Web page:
CP-0702: Monitored Indoor Moisture and Temperature Conditions in Hot-Humid US Residences

Effective Date

A range of house and mechanical system types were evaluated, including standard building enclosures and cooling systems and high-performance building envelopes with enhanced cooling or supplemental dehumidification systems. Indoor humidity levels were found to be highest in high-performance, low sensible heat gain homes with mechanical ventilation. These homes often require a separate dehumidifier to maintain space humidity in the swing seasons and at night when the thermostat is satisfied. The use of supplemental dehumidification in a high-performance house enables the implementation of efficiency improvements that significantly reduce sensible cooling demand while still maintaining proper humidity levels.



The overall goal of the USDOE Building America residential research program is to reduce average whole house energy use in new residential buildings from 30% to 90% by 2020, including homes that achieve zero net energy use on an annual basis. High-performance air-conditioning equipment and control systems that match the high performance of Building America envelopes are necessary to meet these energy performance targets. Conditioning systems with integrated mechanical ventilation and year-round temperature and humidity control are a prerequisite.

Common improvement measures used to achieve highperformance building goals generally affect the sensible cooling load far more than the latent cooling load. For example, adding insulation, low solar gain windows, Energy Star® appliances, and fluorescent lighting all reduce heat gain to the conditioned space but do nothing to reduce the latent (moisture) gain. In hot-humid climates, reducing building air leakage and duct leakage (or moving ducts inside the conditioned space) has a large beneficial effect on reducing the latent and sensible cooling load. While the benefit of air tightening is significant, there is a limit to the benefit if year-round mechanical ventilation is used to meet ASHRAE 62.2 requirements (ASHRAE 2004a).

Modeling has pointed to the problem of maintaining indoor relative humidity in residences below 60% all year in humid climates (Trowbridge et al. 1994). Testing of highperformance homes over the last few years has shown that adequate humidity control is difficult to achieve throughout the year without supplemental dehumidification (Rudd et al. 2005). Conventional cooling equipment is capable of meeting the sensible and latent loads—and maintaining acceptable humidity levels—at design conditions (i.e., hottest times of the day). However, high humidity levels are typically observed at part-load conditions when sensible cooling loads are modest or nonexistent. At these times, moisture loads due to internal gains and ventilation remain high even though the sensible loads go to zero, and comfort control may not be achieved (Henderson et al. 1992). High-performance homes have greatly reduced sensible loads in the space, further exacerbating this problem. In many cases, latent loads occur at times when no sensible cooling is required (i.e., the thermostat is satisfied). Humidity control during these periods requires dehumidification that can be provided separate from sensible cooling. Conventional cooling equipment is not well suited to meeting these loads.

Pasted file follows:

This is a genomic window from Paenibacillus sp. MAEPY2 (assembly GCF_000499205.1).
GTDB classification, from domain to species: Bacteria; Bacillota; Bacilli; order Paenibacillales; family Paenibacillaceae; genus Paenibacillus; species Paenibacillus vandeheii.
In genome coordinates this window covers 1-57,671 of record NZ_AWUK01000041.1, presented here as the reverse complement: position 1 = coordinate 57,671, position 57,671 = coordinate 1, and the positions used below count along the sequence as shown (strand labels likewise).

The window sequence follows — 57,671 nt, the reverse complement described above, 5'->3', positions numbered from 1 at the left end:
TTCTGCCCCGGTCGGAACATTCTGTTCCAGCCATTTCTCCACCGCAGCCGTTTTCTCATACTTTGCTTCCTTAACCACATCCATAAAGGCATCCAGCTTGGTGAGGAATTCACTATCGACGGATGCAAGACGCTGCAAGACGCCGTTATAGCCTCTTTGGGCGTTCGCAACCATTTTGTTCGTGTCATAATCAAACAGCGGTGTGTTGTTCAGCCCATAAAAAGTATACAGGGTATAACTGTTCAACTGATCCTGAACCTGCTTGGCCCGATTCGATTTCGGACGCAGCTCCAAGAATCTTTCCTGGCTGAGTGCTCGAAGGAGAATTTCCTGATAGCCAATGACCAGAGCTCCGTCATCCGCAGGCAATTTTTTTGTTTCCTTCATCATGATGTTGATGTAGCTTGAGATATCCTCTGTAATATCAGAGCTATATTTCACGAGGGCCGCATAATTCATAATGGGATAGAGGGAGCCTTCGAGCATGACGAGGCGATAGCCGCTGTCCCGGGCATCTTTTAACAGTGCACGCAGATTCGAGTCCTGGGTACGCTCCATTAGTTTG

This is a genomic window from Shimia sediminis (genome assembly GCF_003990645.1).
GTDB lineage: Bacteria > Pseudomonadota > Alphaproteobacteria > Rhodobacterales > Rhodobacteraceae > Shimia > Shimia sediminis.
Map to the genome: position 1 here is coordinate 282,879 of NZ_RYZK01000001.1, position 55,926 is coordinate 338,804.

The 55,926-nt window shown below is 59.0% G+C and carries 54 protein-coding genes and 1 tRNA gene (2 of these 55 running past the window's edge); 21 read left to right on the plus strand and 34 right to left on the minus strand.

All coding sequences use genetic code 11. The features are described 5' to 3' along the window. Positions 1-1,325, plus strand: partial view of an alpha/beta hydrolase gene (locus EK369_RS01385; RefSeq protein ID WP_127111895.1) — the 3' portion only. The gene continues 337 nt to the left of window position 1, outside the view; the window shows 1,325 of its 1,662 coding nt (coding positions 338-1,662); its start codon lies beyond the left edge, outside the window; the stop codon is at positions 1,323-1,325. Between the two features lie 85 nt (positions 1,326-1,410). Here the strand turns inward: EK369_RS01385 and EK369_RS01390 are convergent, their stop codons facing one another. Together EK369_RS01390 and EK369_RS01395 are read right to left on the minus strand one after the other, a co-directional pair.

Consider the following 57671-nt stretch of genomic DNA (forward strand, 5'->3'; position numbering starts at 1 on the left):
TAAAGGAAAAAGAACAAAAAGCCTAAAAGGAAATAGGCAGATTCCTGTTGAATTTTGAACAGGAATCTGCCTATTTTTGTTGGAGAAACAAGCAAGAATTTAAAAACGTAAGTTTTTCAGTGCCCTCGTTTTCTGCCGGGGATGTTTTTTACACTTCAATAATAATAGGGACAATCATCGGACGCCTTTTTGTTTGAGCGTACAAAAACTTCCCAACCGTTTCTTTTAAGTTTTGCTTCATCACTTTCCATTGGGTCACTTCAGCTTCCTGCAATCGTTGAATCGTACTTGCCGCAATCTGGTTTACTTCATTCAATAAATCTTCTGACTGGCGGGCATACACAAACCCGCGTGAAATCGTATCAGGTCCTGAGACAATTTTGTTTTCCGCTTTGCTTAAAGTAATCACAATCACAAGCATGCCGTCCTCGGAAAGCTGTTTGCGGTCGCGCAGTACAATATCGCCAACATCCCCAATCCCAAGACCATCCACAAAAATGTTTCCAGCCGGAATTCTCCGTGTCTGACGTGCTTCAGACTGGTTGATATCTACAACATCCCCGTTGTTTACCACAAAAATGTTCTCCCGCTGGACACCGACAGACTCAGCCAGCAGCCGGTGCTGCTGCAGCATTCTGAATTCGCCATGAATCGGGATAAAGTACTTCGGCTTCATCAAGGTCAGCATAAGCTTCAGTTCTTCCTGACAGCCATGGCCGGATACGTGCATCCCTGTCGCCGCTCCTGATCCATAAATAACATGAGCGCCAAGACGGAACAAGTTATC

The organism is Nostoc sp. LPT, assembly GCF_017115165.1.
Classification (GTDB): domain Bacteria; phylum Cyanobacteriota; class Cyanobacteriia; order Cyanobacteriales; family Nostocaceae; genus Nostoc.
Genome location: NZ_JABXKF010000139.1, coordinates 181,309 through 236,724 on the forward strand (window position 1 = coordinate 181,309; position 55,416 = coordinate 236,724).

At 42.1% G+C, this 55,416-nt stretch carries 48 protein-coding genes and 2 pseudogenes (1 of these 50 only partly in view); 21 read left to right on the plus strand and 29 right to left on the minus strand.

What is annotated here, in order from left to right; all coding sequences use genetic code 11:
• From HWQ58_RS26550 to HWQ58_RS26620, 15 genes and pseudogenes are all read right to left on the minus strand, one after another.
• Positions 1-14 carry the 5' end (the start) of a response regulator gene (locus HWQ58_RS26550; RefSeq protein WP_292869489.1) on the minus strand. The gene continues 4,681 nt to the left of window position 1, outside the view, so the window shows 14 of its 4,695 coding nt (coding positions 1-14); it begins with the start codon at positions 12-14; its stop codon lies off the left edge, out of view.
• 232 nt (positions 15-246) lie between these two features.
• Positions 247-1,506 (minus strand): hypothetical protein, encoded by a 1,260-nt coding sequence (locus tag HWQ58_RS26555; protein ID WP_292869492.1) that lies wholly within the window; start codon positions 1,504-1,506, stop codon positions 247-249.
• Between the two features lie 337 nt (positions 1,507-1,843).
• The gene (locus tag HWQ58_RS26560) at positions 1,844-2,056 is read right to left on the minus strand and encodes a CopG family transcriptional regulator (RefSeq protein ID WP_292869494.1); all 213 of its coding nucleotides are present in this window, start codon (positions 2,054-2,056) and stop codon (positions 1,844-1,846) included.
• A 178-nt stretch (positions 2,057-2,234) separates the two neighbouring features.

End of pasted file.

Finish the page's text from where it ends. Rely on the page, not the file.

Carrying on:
Most cooling equipment needs to operate for at least 10 to 15 minutes at a time to begin to operate efficiently and remove much moisture (Shirey and Henderson 2004). Typical oversizing compounds the indoor moisture control problem by causing short on-time cycles (ACCA 2004). Several types of space-conditioning equipment and control enhancements have been proposed and used to address the need for better part-load dehumidification.

Several equipment manufacturers offer equipment with enhanced moisture removal at part load. These systems typically vary blower speed, operate at lower compressor stages, or lower cooling setpoints to provide more dehumidification. The increasing use of variable-speed fan motors, lower-cost humidity sensors, and embedded electronic controls in higher-end cooling systems have made these control approaches practical. Typical control algorithms lower airflow at low-load conditions to reduce coil temperatures and provide more moisture removal (Krakow et al. 1995; Andrade and Bullard 2002). While these enhanced control approaches can increase the proportion of total cooling capacity that is provided as latent, they do not allow moisture removal to be provided separately from sensible cooling.